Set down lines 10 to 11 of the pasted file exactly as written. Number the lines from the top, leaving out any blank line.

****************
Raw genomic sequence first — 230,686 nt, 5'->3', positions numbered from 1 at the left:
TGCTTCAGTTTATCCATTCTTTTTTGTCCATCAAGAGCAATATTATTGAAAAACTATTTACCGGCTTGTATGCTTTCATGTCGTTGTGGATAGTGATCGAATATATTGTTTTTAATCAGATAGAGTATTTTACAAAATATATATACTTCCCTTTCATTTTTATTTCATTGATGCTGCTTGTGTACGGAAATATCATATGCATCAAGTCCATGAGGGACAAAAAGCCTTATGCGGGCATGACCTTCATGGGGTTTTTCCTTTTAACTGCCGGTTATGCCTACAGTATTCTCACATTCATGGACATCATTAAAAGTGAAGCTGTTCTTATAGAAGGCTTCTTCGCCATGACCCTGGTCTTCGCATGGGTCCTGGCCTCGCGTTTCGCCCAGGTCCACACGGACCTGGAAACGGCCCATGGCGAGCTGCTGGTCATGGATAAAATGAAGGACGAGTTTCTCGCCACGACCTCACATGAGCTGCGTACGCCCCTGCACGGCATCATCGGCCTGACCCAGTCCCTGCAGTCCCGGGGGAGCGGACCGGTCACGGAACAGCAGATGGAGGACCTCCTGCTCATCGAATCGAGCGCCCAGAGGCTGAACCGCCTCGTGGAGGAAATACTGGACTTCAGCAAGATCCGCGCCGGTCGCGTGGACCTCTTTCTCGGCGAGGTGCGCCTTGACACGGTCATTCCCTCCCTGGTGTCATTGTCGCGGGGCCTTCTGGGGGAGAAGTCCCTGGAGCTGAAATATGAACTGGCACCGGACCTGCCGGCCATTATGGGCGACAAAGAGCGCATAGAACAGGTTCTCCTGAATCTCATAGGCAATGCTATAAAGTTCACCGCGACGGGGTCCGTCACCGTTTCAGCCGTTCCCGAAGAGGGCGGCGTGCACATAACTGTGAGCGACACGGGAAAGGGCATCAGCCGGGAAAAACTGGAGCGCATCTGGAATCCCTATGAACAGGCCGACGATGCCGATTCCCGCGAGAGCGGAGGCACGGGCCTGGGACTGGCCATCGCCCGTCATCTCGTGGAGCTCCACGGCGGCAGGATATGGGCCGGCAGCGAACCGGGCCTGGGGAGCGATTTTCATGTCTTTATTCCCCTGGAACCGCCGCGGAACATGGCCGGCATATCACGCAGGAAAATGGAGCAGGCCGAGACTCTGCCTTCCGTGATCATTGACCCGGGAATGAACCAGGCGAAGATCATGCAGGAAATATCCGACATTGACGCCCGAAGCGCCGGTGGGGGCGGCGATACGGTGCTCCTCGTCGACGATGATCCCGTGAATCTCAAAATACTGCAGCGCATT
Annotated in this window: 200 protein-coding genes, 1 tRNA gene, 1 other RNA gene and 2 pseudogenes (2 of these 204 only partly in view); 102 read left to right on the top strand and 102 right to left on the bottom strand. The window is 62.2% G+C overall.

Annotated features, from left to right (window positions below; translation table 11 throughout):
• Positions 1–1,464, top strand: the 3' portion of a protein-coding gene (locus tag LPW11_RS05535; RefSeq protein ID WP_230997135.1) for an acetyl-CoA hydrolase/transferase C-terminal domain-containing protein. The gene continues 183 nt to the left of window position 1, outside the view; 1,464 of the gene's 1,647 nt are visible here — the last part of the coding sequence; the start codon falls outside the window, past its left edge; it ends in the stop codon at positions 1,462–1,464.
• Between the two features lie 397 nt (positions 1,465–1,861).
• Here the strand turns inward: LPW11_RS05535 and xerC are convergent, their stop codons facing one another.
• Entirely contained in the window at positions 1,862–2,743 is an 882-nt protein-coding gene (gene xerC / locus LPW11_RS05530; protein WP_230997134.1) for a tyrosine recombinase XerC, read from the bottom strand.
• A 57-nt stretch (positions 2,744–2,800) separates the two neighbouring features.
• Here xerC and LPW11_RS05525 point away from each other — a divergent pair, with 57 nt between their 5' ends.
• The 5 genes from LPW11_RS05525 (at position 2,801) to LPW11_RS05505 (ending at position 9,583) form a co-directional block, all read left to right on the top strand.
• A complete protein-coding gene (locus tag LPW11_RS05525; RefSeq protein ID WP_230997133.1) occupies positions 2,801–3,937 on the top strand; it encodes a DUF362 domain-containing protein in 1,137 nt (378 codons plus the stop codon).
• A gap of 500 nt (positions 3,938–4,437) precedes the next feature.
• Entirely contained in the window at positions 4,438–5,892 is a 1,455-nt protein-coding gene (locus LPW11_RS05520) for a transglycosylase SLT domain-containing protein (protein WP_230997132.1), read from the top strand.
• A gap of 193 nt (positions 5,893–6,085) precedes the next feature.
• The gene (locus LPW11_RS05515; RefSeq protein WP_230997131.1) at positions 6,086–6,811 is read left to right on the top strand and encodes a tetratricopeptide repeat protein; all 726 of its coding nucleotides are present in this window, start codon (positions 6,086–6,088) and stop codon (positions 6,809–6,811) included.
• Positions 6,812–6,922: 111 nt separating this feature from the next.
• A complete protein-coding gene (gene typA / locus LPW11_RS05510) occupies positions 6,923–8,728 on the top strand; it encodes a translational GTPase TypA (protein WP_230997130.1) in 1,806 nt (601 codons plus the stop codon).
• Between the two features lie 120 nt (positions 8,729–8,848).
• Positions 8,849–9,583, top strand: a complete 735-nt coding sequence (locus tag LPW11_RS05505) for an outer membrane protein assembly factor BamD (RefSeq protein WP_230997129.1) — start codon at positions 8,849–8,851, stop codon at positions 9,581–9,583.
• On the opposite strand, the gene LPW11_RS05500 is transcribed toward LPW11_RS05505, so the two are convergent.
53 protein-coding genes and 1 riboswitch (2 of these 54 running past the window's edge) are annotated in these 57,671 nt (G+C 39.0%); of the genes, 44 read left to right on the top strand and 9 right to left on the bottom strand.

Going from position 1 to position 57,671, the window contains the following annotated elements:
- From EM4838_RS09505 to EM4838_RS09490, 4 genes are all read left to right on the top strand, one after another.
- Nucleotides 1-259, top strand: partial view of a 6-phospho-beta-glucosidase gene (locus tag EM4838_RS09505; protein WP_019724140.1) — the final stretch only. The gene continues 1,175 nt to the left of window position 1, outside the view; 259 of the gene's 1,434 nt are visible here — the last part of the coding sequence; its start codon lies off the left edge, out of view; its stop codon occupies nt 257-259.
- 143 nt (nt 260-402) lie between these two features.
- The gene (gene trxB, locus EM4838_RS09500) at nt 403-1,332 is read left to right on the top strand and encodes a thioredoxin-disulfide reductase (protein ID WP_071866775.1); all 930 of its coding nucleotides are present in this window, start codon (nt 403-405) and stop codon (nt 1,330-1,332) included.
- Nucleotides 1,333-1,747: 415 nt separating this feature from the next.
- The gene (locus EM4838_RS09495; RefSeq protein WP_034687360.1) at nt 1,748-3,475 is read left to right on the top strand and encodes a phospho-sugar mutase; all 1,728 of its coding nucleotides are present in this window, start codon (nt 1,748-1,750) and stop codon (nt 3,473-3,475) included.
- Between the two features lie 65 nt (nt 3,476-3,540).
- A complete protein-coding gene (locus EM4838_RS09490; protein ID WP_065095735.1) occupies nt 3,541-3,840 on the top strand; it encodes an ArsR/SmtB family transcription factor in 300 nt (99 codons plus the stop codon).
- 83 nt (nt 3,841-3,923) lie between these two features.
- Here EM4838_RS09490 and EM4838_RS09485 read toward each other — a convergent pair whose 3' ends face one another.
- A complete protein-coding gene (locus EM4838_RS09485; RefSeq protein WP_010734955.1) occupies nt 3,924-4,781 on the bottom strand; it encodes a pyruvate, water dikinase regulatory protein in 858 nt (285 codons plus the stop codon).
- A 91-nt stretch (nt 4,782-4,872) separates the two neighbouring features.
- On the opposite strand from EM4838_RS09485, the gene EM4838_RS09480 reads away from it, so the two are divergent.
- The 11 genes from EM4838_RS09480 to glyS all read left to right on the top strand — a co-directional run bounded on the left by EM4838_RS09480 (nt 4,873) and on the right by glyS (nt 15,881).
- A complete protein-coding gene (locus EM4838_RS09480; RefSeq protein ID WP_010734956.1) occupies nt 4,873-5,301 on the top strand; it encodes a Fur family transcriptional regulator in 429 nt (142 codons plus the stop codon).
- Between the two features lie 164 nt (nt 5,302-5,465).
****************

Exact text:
• Here xerC and LPW11_RS05525 point away from each other — a divergent pair, with 57 nt between their 5' ends.
• The 5 genes from LPW11_RS05525 (at position 2,801) to LPW11_RS05505 (ending at position 9,583) form a co-directional block, all read left to right on the top strand.